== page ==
Lorenzo Relieved Title Not Decided at Finale

November 12, 2012
Scott Mathews
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There are few people worthy of getting an audience with Mathews but he makes himself available on occasion to the racers of the Grand Prix paddock. If they’re lucky, he might even mention their name. He’s Scott Mathews, and he’s bringing you the inside scoop on MotoGP.

Jorge Lorenzo high-sided during competition at Valencia  but had already clinched the 2012 title during the previous round.
Jorge Lorenzo high-sided during competition at Valencia while running in first ahead of rival Dani Pedrosa.

Jorge Lorenzo admitted he was relieved to have already wrapped up a second MotoGP world title after he suffered a horrifying high speed crash while leading yesterday’s final race in Valencia. Tricky conditions meant yesterday’s 30-lap race was a crash fest, which included the Spaniard’s vicious high-side at Turn 10 when he was leading Dani Pedrosa on Lap 14.

Lorenzo assessed the tricky conditions better than anybody else on the sighting lap and he opted to pit and switch to his YZR-M1 machine fitted with slick tires as new asphalt at the Ricardo Tormo track dried quickly. His decision was fully vindicated as he grabbed the lead on Lap 4 before disaster struck on Lap 14 when he was attempting to pass British rider James Ellison.

With such a narrow dry line in that section, Ellison couldn’t move to let Lorenzo through otherwise he would have put himself at risk of crashing and he was unaware at how quickly the Spaniard was closing on his Aprilia ART machine. Lorenzo clipped a damp part of the track and fell heavily but fortunately unhurt.

Jorge Lorenzo  99  maintained the lead ahead of Dani Pedrosa  26  until mid-race when the Mallorcan crashed while attempting to pass a lapped rider.
Lorenzo and Pedrosa battled for much of the first half of the race at Valencia, until Lorenzo’s accident at Turn 10 took him out of competition.

Lorenzo, who was on course for a seventh victory, said: “It is a pity but now I appreciate more that I became champion in Phillip Island because if I had arrived here without the championship and crashed like this I wouldn’t be so happy now and things would be much different. I had a lot of hope to fight for the win here and I was clever to see the race conditions and take this risk to start on slicks. It was the perfect decision. I was patient to wait for the right moments to overtake the riders in front of me. When I got to the lead I saw Dani was three seconds behind and then Hector (Barbera) didn’t get out of the way of the dry line and I lost all my advantage in one lap. Then Dani made a mistake and I got four seconds back and then arrived in a group of four or five of lapped riders and none of them went outside of the good line and I was taking a lot of risks to overtake them.”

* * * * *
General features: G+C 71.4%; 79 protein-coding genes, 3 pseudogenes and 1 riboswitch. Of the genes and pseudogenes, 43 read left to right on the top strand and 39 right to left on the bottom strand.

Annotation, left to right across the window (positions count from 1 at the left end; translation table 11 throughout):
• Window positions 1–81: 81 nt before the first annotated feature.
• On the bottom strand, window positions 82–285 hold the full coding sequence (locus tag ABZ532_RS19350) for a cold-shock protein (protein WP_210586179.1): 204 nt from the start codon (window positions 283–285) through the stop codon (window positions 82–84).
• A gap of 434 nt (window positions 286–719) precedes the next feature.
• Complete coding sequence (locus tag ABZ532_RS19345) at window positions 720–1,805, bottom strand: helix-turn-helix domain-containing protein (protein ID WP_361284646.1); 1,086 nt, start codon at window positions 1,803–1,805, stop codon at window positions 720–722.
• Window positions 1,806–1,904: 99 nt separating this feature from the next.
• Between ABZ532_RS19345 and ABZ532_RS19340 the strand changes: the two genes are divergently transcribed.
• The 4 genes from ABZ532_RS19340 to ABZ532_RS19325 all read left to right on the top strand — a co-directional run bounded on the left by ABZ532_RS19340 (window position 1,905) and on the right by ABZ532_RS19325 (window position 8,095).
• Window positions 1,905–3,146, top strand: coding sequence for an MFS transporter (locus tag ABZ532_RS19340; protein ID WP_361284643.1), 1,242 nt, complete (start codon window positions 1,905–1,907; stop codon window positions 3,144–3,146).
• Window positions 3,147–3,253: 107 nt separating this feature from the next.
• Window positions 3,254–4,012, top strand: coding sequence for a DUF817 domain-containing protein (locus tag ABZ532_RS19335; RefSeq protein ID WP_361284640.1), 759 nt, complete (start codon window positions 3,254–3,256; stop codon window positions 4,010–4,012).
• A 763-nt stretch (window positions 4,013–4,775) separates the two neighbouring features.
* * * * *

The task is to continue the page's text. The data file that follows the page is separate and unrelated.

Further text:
Lorenzo then accused Ellison of blocking his line and not moving aside when the Cumbrian was aware of him approaching fast. Ellison strongly denied that accusation but Lorenzo urged MotoGP management to investigate better ways of warning riders that they are about to passed.

The current system is waved blue flags but Lorenzo added: “Maybe there needs to be a warning system on the bikes, like a blue light that comes on so you can see when a fast riding is behind you. It would have been much more easy if Ellison had seen the color of the flags or a light and move to outside the line. Only Valentino (Rossi) went outside of the line and the rest they didn’t do anything. That probably cost me the win but if it can help improve the championship I will be satisfied. I will forget it.”

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